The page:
State of the Art GPS Technology
McAninch adopted GPS in 1999 when Trimble Navigation introduced the dual-antenna Site Vision system that employs guidance and machine control. Light bars mounted in the operator’s field of vision signal proper blade angle as the machine moves, while a video display shows the proper cut or fill on the job site. The immediate benefits are speed and extreme accuracy.
For decades, equipment operators took their instructions from stakes in the ground that had to be moved and reset as the work unfolded. Onboard GPS receivers allow scrapers, dozers, and graders to plot accurate courses with little or no reference to in-ground markers. Our GPS Technology is state of the art and we have an experienced GPS division in-house that brings their experience and knowledge to each one of our projects.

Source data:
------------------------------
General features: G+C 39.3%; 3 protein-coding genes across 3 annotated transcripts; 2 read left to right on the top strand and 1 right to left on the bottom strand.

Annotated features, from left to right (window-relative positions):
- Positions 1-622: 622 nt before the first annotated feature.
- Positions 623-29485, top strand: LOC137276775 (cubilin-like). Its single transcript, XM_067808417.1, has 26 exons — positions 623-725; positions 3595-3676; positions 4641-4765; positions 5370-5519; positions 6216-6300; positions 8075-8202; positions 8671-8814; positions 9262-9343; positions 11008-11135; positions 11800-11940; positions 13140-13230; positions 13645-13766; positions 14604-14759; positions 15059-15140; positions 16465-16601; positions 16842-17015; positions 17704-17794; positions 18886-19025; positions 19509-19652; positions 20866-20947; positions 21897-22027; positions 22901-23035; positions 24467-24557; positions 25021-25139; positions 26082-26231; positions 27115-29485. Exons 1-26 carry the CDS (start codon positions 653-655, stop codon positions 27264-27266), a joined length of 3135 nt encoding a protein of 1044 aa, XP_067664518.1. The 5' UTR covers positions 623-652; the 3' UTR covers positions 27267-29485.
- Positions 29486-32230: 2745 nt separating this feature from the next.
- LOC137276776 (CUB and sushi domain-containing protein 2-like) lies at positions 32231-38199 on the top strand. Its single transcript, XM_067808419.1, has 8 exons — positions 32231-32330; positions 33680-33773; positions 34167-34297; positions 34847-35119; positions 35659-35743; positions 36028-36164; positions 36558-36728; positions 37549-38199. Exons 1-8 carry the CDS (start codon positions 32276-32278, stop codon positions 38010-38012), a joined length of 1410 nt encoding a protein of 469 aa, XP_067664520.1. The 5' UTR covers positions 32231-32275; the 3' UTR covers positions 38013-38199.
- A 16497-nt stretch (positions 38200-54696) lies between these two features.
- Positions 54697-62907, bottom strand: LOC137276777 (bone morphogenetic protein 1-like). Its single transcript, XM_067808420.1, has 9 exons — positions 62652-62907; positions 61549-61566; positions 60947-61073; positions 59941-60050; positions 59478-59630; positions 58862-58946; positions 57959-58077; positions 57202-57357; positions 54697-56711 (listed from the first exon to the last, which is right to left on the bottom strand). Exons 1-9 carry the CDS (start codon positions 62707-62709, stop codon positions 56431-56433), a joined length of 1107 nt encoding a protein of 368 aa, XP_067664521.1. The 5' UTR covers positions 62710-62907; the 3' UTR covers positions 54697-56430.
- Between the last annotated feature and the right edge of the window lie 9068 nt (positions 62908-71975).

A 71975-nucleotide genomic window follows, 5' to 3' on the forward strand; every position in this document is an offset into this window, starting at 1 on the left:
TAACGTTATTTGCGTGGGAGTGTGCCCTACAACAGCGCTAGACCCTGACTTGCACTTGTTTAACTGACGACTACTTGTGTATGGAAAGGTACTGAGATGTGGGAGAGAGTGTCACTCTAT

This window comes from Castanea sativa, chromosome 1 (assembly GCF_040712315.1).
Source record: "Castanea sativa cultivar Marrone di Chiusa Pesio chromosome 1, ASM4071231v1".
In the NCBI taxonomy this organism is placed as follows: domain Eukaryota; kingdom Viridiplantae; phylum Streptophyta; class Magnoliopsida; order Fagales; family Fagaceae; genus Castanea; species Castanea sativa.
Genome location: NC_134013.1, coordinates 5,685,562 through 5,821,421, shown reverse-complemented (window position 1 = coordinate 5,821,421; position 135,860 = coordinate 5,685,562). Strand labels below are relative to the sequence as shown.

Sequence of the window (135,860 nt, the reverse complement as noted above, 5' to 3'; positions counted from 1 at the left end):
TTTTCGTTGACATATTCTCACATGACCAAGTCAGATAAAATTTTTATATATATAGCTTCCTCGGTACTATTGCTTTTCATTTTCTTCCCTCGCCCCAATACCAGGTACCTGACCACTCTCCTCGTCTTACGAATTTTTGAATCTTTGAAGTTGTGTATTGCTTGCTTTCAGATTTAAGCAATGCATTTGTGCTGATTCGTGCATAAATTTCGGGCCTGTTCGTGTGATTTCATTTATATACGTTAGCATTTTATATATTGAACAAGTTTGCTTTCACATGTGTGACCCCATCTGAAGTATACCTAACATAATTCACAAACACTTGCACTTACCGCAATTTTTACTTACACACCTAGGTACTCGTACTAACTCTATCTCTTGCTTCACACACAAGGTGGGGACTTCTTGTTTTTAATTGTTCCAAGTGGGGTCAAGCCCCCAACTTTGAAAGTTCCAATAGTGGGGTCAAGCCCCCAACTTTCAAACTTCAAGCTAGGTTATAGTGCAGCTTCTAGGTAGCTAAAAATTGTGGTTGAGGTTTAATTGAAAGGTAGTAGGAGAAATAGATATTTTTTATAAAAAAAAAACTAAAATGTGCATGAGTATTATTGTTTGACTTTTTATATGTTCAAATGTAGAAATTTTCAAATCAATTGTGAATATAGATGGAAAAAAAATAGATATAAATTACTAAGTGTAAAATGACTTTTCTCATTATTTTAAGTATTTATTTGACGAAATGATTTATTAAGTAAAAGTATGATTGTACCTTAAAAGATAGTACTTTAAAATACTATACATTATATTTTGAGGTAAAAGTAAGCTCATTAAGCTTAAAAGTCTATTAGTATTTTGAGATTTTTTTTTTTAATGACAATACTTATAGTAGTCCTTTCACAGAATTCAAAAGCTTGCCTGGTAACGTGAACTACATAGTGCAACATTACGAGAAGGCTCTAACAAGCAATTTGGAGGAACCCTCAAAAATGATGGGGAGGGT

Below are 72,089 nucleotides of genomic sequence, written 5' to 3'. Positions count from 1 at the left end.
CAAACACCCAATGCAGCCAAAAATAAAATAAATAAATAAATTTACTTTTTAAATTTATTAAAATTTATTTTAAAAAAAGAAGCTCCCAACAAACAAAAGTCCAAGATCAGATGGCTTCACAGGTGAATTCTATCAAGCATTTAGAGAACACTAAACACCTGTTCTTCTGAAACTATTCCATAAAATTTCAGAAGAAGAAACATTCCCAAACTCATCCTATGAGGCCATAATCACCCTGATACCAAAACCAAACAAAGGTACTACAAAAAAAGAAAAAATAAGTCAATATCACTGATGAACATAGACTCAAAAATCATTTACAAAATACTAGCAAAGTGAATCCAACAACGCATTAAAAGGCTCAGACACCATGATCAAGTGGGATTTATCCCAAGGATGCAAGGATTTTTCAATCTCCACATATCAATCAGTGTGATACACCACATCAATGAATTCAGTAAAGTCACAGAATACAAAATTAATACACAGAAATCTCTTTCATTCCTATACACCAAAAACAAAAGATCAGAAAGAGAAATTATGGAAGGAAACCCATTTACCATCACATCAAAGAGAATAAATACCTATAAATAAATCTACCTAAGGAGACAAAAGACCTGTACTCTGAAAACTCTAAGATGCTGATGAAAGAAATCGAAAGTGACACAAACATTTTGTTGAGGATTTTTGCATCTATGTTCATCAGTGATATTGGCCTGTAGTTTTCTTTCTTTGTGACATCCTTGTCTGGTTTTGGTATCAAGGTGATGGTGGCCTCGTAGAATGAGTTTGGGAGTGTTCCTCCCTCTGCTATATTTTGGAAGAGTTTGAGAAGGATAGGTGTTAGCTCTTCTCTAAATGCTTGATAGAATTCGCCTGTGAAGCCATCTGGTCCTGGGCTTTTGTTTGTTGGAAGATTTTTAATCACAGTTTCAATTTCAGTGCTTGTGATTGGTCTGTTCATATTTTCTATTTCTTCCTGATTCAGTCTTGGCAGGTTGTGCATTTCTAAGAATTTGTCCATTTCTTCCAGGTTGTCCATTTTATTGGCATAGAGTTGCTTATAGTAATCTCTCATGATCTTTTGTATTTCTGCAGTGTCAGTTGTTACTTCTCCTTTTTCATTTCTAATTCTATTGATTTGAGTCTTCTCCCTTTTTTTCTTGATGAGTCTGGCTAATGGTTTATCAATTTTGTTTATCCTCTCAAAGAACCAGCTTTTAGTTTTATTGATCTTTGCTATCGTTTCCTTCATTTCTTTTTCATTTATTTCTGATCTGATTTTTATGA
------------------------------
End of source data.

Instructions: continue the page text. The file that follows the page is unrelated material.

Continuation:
With GPS, supervisors no longer have to reset stakes so they can concentrate on haul routes and cycle times. At day’s end they drive their sites in GPS-equipped pickups and send progress data to the home office so estimators can check productivity against the original schedule. All earthmoving tasks and management functions are improved by GPS, and these benefits are seen in all the work that the McAninch team does.
Why do you work at McAninch?
Brian Veach – 18 Years with McAninch – Operating Engineer
Throughout the years, we’ve done a lot of housing developments, commercial work, and we worked on the penitentiary in Fort Madison. I’ve had a lot of different experiences. They don’t settle for the norm here. If you need any equipment adjustments, they’ll take care of it. If they send a piece of equipment out to a job site and need to adjust something, they’ll do it. We get the job done safe, fast, and efficient without cutting corners. We’re number one and we take a lot of pride in our work and at the end of the day it feels like a family.